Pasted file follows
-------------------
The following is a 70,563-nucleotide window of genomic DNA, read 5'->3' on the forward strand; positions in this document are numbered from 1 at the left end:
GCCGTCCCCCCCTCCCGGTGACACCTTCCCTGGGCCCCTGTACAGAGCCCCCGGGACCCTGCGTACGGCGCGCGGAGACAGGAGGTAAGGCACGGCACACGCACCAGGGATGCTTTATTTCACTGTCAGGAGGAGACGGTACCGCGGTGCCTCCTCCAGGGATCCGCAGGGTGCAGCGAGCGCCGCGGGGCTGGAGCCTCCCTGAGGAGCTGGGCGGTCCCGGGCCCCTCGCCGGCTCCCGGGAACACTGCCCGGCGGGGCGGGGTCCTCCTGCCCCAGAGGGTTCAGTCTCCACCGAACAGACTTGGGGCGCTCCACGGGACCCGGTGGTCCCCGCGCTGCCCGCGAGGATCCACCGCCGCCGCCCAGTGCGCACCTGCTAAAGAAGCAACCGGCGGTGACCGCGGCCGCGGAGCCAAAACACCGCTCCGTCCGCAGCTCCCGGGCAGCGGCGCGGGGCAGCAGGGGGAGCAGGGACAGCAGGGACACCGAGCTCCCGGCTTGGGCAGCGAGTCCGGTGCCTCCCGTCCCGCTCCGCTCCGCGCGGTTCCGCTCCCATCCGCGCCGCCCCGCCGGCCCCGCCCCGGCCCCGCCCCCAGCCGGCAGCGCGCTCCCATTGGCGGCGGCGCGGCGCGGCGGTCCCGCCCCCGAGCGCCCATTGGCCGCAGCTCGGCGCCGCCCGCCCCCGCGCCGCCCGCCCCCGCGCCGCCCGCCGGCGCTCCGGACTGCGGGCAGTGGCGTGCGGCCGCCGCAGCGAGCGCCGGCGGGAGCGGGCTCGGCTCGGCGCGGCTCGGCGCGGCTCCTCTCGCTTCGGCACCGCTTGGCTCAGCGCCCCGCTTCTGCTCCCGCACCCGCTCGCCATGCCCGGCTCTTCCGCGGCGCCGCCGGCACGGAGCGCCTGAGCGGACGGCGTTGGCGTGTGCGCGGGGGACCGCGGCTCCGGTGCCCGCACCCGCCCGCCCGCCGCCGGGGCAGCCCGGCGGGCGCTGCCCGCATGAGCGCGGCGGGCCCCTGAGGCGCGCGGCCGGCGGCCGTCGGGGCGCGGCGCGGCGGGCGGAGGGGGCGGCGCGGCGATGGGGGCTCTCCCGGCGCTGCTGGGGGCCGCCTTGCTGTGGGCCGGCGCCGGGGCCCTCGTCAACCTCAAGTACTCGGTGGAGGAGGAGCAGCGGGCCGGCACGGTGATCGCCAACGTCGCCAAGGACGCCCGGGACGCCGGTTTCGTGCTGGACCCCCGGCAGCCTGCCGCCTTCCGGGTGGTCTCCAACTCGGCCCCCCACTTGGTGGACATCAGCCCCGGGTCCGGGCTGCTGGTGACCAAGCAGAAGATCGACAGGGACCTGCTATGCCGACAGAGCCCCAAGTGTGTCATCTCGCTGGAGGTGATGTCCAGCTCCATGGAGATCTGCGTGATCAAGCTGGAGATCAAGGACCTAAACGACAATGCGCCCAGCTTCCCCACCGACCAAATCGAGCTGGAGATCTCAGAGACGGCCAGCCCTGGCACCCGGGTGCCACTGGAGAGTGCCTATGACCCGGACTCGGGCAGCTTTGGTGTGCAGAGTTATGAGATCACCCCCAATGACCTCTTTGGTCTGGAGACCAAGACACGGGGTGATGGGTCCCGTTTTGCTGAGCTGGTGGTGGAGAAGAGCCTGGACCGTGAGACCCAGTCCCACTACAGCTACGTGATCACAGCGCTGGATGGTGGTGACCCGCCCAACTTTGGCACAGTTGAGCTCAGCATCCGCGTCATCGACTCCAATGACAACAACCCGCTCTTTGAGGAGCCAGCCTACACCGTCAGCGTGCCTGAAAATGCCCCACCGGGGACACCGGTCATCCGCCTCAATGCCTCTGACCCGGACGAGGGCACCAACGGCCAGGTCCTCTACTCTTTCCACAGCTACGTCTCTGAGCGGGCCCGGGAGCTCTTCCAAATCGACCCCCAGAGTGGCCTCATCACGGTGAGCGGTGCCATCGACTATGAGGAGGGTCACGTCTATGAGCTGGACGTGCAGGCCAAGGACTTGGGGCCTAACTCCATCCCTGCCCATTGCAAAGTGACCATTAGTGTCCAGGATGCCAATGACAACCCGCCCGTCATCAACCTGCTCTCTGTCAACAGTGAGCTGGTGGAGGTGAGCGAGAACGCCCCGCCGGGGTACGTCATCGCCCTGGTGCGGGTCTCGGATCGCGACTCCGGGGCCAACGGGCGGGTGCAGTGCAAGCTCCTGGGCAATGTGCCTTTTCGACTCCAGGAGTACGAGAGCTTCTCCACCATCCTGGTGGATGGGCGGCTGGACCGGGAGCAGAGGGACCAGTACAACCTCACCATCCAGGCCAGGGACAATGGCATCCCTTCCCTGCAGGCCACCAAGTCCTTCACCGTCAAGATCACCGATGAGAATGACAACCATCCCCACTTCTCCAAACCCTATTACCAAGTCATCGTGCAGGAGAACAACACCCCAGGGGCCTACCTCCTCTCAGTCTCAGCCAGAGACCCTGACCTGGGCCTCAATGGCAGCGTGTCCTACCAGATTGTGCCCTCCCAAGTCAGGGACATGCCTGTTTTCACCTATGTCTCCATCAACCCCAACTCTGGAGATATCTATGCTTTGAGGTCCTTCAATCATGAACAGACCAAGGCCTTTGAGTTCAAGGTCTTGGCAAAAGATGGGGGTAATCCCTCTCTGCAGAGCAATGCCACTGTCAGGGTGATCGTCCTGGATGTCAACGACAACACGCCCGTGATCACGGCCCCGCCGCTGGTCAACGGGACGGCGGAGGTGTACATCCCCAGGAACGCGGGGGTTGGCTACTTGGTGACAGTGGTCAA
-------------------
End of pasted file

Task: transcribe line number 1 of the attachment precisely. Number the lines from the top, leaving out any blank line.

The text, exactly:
The following is a 70,563-nucleotide window of genomic DNA, read 5'->3' on the forward strand; positions in this document are numbered from 1 at the left end: